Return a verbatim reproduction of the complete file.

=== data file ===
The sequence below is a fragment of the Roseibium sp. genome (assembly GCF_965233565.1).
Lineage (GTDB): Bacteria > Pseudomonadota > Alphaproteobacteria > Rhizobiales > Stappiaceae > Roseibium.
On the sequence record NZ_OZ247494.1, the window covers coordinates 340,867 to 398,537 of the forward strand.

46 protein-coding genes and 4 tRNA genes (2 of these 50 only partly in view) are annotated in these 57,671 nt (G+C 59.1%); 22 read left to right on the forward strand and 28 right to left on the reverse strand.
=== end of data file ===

The sequence below is a fragment of the Roseibium sp. genome (assembly GCF_965233565.1).
Lineage (GTDB): Bacteria > Pseudomonadota > Alphaproteobacteria > Rhizobiales > Stappiaceae > Roseibium.
On the sequence record NZ_OZ247494.1, the window covers coordinates 340,867 to 398,537 of the forward strand.

46 protein-coding genes and 4 tRNA genes (2 of these 50 only partly in view) are annotated in these 57,671 nt (G+C 59.1%); 22 read left to right on the forward strand and 28 right to left on the reverse strand.